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Over three quarters of small pharmacies in dark about funding

Jane Ellison MP: This is not a large-scale problem

Only 16 out of 73 'essential' low volume pharmacies know whether their top-up funding will continue beyond next month, says health minister Jane Ellison MP

Less than a quarter of pharmacies with low dispensing volumes have been told whether their top-up funding will continue beyond this month, the government has revealed.

Only 16 of the 73 pharmacies who receive the additional NHS England funding – designed to support 'essential' small businesses at least 1km from another pharmacy – have been assured they will continue to be financially supported once a national scheme ends on March 31, health minister Jane Ellison MP said yesterday (March 3).

In response to concerns raised by MPs about potential pharmacy closures if this funding ended, Ms Ellison stressed that this was a "localised" issue and not a “not a large-scale problem”.

Forty-seven pharmacies were waiting to hear whether their local NHS England area team had accepted their proposal for continued funding and 10 were still “working closely” with area teams, she said at a parliamentary debate on the issue.

Pharmacies on the current scheme – the Essential Small Pharmacies Local Pharmaceutical Services (ESPLPS) scheme – told C+D last month that they were “completely reliant” on the extra funding, and would have to close without it.

Spurring teams into action

The minster recognised that the situation was difficult for contractors, she said, who may not have had the time for “protracted contractual negotiations” with area teams about their funding. She hoped the debate would “spur” area teams to urgently look at outstanding funding proposals.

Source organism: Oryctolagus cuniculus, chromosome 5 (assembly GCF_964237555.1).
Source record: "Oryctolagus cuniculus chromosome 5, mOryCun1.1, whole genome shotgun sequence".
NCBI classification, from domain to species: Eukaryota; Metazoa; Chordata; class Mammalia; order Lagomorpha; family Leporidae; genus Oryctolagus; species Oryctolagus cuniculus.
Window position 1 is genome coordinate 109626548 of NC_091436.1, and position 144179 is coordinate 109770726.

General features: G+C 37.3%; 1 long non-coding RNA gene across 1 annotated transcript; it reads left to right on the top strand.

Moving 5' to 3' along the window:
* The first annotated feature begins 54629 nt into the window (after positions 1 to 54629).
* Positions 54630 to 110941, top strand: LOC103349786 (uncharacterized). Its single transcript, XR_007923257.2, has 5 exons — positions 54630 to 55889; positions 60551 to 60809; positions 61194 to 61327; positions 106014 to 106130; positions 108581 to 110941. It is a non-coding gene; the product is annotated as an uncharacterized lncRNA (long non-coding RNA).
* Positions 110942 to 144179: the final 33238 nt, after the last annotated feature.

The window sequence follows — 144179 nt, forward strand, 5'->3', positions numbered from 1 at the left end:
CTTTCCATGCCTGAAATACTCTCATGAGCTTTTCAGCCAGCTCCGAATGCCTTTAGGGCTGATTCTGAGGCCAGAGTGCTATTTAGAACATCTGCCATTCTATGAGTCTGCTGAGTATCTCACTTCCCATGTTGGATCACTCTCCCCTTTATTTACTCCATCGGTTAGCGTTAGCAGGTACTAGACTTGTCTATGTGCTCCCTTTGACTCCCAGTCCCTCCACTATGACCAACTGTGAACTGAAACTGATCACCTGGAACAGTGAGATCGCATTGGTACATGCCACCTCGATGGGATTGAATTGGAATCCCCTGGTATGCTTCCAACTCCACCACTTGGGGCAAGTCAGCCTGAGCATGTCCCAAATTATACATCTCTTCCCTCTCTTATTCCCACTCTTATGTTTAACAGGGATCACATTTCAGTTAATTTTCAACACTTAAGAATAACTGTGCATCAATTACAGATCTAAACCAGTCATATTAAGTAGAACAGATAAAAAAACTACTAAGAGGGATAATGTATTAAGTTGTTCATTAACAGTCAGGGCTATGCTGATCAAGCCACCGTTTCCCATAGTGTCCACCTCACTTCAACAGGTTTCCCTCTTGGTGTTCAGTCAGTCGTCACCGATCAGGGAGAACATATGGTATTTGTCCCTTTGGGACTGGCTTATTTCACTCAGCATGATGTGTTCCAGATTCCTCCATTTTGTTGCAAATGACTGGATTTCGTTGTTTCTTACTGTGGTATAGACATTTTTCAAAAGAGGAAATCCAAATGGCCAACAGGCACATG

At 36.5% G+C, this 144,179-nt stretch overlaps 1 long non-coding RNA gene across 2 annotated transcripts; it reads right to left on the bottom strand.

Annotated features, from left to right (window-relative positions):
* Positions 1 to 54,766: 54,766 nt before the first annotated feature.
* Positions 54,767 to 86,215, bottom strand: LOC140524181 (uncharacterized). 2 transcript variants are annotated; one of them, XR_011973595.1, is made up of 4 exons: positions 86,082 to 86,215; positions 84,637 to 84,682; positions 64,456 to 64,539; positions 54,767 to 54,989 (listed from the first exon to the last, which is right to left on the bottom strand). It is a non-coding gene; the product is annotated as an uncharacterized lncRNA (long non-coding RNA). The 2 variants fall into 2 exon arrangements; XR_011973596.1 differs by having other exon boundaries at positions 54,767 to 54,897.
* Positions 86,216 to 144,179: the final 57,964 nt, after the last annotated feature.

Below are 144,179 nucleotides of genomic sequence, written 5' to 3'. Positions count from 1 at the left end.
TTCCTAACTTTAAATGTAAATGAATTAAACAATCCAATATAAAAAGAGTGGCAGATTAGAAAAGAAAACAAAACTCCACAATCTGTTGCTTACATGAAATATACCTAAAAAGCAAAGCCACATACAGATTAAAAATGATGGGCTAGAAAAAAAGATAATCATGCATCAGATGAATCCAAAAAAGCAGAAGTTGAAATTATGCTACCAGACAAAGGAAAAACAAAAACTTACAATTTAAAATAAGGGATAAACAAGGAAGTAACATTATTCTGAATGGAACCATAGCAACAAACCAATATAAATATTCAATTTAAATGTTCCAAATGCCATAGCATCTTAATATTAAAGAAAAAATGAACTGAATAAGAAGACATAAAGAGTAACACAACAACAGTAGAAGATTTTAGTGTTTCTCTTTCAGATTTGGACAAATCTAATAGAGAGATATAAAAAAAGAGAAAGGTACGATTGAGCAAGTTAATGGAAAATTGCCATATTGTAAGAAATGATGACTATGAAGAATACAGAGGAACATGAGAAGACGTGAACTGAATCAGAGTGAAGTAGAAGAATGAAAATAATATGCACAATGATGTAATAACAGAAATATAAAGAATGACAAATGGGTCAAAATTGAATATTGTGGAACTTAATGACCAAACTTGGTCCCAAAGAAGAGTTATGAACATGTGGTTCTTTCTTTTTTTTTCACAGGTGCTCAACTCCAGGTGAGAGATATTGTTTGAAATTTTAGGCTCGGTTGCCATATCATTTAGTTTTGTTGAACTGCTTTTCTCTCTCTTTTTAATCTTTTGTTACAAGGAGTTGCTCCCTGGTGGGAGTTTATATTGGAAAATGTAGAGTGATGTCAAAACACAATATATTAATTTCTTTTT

Ms Ellison insisted that an end to national funding did not mean these pharmacies had to close. It was “obviously up to the individual contractor” whether they wished to apply for an extension of their support funding or return to the normal pharmaceutical list, she said.

If these pharmacies closed, their patients would still have access to pharmaceutical services from internet businesses and delivery services, she added.

But shadow pharmacy minister Jamie Reed MP said some contractors would be left with “no option” but to close without the funding, which would have a “devastating impact” on communities.

“Isolated health economies are already struggling and frequently achieving sub-optimal outcomes. Reducing access will only worsen those outcomes and increase acute service pressures,” he said.

Romsey and Southampton North MP Caroline Nokes, who called for the debate, said few pharmacists had confidence that funding would be agreed before the end of the month.

“The reality is that March 31 is exactly four weeks away and for many pharmacists there is still no certainty. I am acutely aware of how many are simply in a state of limbo, having no idea whether their business will be viable 28 days from now,” she said.

Last month, ESPLPS contractors told C+D that NHS England’s area teams were not prepared to fund their pharmacies indefinitely – instead expecting the businesses to make themselves more profitable. 


Do you know of any small pharmacies still waiting for a funding decision?